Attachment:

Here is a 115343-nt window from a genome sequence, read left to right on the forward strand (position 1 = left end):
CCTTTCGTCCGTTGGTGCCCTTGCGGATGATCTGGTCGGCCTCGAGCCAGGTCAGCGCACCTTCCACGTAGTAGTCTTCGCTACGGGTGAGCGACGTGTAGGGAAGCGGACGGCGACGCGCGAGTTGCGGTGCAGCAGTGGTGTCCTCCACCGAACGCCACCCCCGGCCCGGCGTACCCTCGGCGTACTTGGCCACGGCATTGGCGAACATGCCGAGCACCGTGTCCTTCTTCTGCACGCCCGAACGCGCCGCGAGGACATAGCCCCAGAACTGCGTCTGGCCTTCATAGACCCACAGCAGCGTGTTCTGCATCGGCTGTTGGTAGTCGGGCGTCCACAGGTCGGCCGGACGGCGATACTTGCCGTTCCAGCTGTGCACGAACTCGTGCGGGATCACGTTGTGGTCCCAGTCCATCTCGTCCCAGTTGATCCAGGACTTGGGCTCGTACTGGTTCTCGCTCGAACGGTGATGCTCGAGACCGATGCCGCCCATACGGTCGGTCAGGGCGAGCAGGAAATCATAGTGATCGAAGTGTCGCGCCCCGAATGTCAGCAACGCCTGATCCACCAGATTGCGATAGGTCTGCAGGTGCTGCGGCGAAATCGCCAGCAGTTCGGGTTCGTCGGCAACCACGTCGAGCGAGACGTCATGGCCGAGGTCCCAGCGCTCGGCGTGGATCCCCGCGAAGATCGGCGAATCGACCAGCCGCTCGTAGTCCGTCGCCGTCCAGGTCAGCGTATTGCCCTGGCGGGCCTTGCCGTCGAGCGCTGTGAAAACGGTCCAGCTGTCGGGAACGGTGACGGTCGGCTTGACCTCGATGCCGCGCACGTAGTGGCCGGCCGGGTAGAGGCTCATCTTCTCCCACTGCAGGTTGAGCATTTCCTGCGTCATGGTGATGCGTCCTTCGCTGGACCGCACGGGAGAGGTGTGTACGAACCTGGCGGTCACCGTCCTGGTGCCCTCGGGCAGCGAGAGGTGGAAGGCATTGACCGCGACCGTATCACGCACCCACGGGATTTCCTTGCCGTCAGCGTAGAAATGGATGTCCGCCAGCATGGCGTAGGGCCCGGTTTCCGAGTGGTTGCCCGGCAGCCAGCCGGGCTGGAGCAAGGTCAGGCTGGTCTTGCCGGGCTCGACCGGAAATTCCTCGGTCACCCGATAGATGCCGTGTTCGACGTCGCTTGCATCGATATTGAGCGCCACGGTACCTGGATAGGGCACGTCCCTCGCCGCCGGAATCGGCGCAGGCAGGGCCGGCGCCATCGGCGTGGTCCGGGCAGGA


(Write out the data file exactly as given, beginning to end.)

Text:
Here is a 115343-nt window from a genome sequence, read left to right on the forward strand (position 1 = left end):
CCTTTCGTCCGTTGGTGCCCTTGCGGATGATCTGGTCGGCCTCGAGCCAGGTCAGCGCACCTTCCACGTAGTAGTCTTCGCTACGGGTGAGCGACGTGTAGGGAAGCGGACGGCGACGCGCGAGTTGCGGTGCAGCAGTGGTGTCCTCCACCGAACGCCACCCCCGGCCCGGCGTACCCTCGGCGTACTTGGCCACGGCATTGGCGAACATGCCGAGCACCGTGTCCTTCTTCTGCACGCCCGAACGCGCCGCGAGGACATAGCCCCAGAACTGCGTCTGGCCTTCATAGACCCACAGCAGCGTGTTCTGCATCGGCTGTTGGTAGTCGGGCGTCCACAGGTCGGCCGGACGGCGATACTTGCCGTTCCAGCTGTGCACGAACTCGTGCGGGATCACGTTGTGGTCCCAGTCCATCTCGTCCCAGTTGATCCAGGACTTGGGCTCGTACTGGTTCTCGCTCGAACGGTGATGCTCGAGACCGATGCCGCCCATACGGTCGGTCAGGGCGAGCAGGAAATCATAGTGATCGAAGTGTCGCGCCCCGAATGTCAGCAACGCCTGATCCACCAGATTGCGATAGGTCTGCAGGTGCTGCGGCGAAATCGCCAGCAGTTCGGGTTCGTCGGCAACCACGTCGAGCGAGACGTCATGGCCGAGGTCCCAGCGCTCGGCGTGGATCCCCGCGAAGATCGGCGAATCGACCAGCCGCTCGTAGTCCGTCGCCGTCCAGGTCAGCGTATTGCCCTGGCGGGCCTTGCCGTCGAGCGCTGTGAAAACGGTCCAGCTGTCGGGAACGGTGACGGTCGGCTTGACCTCGATGCCGCGCACGTAGTGGCCGGCCGGGTAGAGGCTCATCTTCTCCCACTGCAGGTTGAGCATTTCCTGCGTCATGGTGATGCGTCCTTCGCTGGACCGCACGGGAGAGGTGTGTACGAACCTGGCGGTCACCGTCCTGGTGCCCTCGGGCAGCGAGAGGTGGAAGGCATTGACCGCGACCGTATCACGCACCCACGGGATTTCCTTGCCGTCAGCGTAGAAATGGATGTCCGCCAGCATGGCGTAGGGCCCGGTTTCCGAGTGGTTGCCCGGCAGCCAGCCGGGCTGGAGCAAGGTCAGGCTGGTCTTGCCGGGCTCGACCGGAAATTCCTCGGTCACCCGATAGATGCCGTGTTCGACGTCGCTTGCATCGATATTGAGCGCCACGGTACCTGGATAGGGCACGTCCCTCGCCGCCGGAATCGGCGCAGGCAGGGCCGGCGCCATCGGCGTGGTCCGGGCAGGA